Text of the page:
Andrew Garfield was convinced he hadn’t gotten the part, and he was sure the photo he’d sent didn’t help matters. The actor had just screen-tested to play his boyhood idol, Peter Parker, in Columbia Pictures’ splashy 3-D reboot, The Amazing Spider-Man (PG-13, out July 3). He knew that there were questions standing between him and the coveted gig: Would he be too old, at 28, to play the world’s most famous teenager? Was he too unknown to be a box office draw? And did he seem to want the job a little too much? The answer to that last one was obvious. All anyone had to do was look at the picture, a family snapshot of Garfield at age 3, a pint-size British kid in a red-and-blue Spider-Man costume standing next to his older brother, Ben, who was dressed as Superman. Garfield emailed the picture to Spider-Man‘s director, Marc Webb, hoping it would be received in the way it was intended: as his way of saying thank you for the opportunity to audition for the potentially career-changing part — and not as some sad, last-ditch pity campaign.
Whatever the case, it worked.
”That photo killed me,” says Webb. ”And with it, Andrew wrote a very moving email about why Spider-Man had such an impact on him. He’d felt bullied as a kid, and Spider-Man allowed him to work out those issues in his imagination. You almost get the sense that playing this part was his destiny.”
As origin stories go, Garfield admits that his is a pretty tidy and feel-good one. ”I honestly still can’t wrap my head around the fact that I’m playing this character that’s meant so much to me over the years,” he says. But Garfield is only one strand in the intricate web of how The Amazing Spider-Man, one of this summer’s most feverishly anticipated tentpoles, came to be.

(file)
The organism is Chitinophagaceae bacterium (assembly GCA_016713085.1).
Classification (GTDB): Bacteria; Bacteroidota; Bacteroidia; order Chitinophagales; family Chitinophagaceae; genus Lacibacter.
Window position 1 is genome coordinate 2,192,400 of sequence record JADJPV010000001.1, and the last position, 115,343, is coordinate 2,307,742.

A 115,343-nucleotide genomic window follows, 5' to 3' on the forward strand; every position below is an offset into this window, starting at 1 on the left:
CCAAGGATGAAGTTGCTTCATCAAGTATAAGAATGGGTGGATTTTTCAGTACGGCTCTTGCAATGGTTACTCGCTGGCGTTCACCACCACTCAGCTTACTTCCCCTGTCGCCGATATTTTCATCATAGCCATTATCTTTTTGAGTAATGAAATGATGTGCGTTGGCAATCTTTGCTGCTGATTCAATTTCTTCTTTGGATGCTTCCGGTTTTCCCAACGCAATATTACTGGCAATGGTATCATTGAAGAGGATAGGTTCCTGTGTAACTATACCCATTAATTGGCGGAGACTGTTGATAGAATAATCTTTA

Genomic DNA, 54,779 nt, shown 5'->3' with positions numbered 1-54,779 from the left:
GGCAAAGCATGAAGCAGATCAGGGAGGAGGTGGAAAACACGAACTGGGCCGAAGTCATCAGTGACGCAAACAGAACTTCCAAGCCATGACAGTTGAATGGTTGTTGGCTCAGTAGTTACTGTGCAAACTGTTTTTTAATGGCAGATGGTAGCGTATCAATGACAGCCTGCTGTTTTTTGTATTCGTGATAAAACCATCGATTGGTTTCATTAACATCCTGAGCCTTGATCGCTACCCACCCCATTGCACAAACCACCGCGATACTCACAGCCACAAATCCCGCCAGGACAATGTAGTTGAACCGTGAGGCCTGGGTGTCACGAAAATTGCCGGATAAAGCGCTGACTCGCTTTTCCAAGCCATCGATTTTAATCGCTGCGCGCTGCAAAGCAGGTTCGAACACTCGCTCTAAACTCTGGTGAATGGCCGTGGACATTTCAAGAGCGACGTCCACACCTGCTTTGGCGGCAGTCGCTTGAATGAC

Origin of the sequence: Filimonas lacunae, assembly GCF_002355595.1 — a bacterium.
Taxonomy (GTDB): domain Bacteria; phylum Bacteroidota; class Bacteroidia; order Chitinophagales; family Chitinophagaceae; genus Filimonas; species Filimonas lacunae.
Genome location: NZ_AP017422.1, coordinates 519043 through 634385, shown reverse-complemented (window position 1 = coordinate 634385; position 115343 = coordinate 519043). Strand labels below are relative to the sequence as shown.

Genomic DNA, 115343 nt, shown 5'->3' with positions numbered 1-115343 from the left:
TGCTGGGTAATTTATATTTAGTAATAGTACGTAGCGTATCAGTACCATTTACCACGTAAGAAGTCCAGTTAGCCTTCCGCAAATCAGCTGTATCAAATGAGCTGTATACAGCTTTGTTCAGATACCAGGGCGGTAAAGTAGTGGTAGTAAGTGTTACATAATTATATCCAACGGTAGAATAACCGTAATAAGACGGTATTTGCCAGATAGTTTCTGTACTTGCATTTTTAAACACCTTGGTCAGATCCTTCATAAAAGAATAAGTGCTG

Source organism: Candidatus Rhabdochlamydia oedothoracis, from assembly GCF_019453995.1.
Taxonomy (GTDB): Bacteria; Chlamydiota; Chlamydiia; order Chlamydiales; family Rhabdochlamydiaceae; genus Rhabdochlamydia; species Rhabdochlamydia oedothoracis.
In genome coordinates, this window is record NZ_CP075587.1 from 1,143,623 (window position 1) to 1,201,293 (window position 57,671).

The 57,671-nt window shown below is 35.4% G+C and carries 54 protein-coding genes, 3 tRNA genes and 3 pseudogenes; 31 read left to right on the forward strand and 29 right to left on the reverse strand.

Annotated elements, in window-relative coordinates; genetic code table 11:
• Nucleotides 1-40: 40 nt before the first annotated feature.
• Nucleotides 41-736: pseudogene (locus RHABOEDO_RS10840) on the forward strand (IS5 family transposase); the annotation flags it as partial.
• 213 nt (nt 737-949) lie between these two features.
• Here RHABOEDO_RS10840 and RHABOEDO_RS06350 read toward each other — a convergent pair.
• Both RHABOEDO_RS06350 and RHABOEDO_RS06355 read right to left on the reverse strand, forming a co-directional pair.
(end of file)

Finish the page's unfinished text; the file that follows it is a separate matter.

When the film was first announced in January 2010, Marvel fans’ Spidey senses started tingling. And not in a good way. To them the movie was a big-budget referendum on how soon is too soon to relaunch a superhero franchise. After all, it has been only five short years since audiences last saw Tobey Maguire slingshotting through the dizzying canyons of Manhattan in Sam Raimi’s Spider-Man 3. And while that chapter racked up nearly $900 million across the globe, some fans felt that the wall-crawler had run out of gas — that maybe it was time for the character to be put back into his Mylar sleeve and take a much-needed break on the dusty shelf of the comics shop. Such a hiatus wouldn’t have been unprecedented. Warner Bros. waited eight years before tapping Christopher Nolan to reboot the Caped Crusader with 2005’s Batman Begins. And the Man of Steel slumbered on Krypton for nearly 20 years before 2006’s ill-fated Superman Returns. Relatively speaking, it hadn’t been very long since Raimi and Maguire bowed out of the series, saying they’d reached a creative dead end. ”We all tried to make a fourth installment with Sam and Tobey, but the truth is, we were kind of forcing it. The trilogy had run its course,” says Columbia Pictures president-turned-Spider-Man producer Matt Tolmach. ”But that didn’t mean there weren’t more Spider-Man stories to tell.”